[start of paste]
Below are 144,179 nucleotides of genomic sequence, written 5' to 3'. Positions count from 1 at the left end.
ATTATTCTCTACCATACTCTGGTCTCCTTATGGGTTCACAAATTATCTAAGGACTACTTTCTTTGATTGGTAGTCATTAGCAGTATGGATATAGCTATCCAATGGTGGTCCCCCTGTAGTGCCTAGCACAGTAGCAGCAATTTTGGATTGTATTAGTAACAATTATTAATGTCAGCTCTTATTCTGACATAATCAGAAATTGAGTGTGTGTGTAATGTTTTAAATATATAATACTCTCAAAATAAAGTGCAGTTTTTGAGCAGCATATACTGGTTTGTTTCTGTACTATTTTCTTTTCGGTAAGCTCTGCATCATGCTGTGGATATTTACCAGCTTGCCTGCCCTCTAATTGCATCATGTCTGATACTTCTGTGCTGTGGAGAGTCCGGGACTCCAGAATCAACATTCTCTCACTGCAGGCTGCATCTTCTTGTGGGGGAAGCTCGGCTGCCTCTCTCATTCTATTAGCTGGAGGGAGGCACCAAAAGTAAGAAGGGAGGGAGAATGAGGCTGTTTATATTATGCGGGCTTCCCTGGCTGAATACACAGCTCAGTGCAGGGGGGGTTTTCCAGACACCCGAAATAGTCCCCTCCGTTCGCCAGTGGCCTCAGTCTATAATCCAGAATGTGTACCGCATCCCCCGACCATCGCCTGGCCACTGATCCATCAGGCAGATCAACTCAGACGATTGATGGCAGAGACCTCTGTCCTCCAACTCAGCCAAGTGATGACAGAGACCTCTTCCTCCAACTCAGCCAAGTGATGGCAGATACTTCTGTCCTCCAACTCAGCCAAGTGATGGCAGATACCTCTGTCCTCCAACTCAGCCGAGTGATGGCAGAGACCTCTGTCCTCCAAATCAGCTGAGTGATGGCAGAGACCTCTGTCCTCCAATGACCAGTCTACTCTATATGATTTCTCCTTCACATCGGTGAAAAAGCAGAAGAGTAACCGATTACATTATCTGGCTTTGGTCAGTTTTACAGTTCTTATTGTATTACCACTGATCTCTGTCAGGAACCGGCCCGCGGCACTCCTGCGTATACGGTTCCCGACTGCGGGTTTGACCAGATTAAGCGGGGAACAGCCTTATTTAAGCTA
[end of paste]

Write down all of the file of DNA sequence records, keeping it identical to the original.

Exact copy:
Below are 144,179 nucleotides of genomic sequence, written 5' to 3'. Positions count from 1 at the left end.
ATTATTCTCTACCATACTCTGGTCTCCTTATGGGTTCACAAATTATCTAAGGACTACTTTCTTTGATTGGTAGTCATTAGCAGTATGGATATAGCTATCCAATGGTGGTCCCCCTGTAGTGCCTAGCACAGTAGCAGCAATTTTGGATTGTATTAGTAACAATTATTAATGTCAGCTCTTATTCTGACATAATCAGAAATTGAGTGTGTGTGTAATGTTTTAAATATATAATACTCTCAAAATAAAGTGCAGTTTTTGAGCAGCATATACTGGTTTGTTTCTGTACTATTTTCTTTTCGGTAAGCTCTGCATCATGCTGTGGATATTTACCAGCTTGCCTGCCCTCTAATTGCATCATGTCTGATACTTCTGTGCTGTGGAGAGTCCGGGACTCCAGAATCAACATTCTCTCACTGCAGGCTGCATCTTCTTGTGGGGGAAGCTCGGCTGCCTCTCTCATTCTATTAGCTGGAGGGAGGCACCAAAAGTAAGAAGGGAGGGAGAATGAGGCTGTTTATATTATGCGGGCTTCCCTGGCTGAATACACAGCTCAGTGCAGGGGGGGTTTTCCAGACACCCGAAATAGTCCCCTCCGTTCGCCAGTGGCCTCAGTCTATAATCCAGAATGTGTACCGCATCCCCCGACCATCGCCTGGCCACTGATCCATCAGGCAGATCAACTCAGACGATTGATGGCAGAGACCTCTGTCCTCCAACTCAGCCAAGTGATGACAGAGACCTCTTCCTCCAACTCAGCCAAGTGATGGCAGATACTTCTGTCCTCCAACTCAGCCAAGTGATGGCAGATACCTCTGTCCTCCAACTCAGCCGAGTGATGGCAGAGACCTCTGTCCTCCAAATCAGCTGAGTGATGGCAGAGACCTCTGTCCTCCAATGACCAGTCTACTCTATATGATTTCTCCTTCACATCGGTGAAAAAGCAGAAGAGTAACCGATTACATTATCTGGCTTTGGTCAGTTTTACAGTTCTTATTGTATTACCACTGATCTCTGTCAGGAACCGGCCCGCGGCACTCCTGCGTATACGGTTCCCGACTGCGGGTTTGACCAGATTAAGCGGGGAACAGCCTTATTTAAGCTA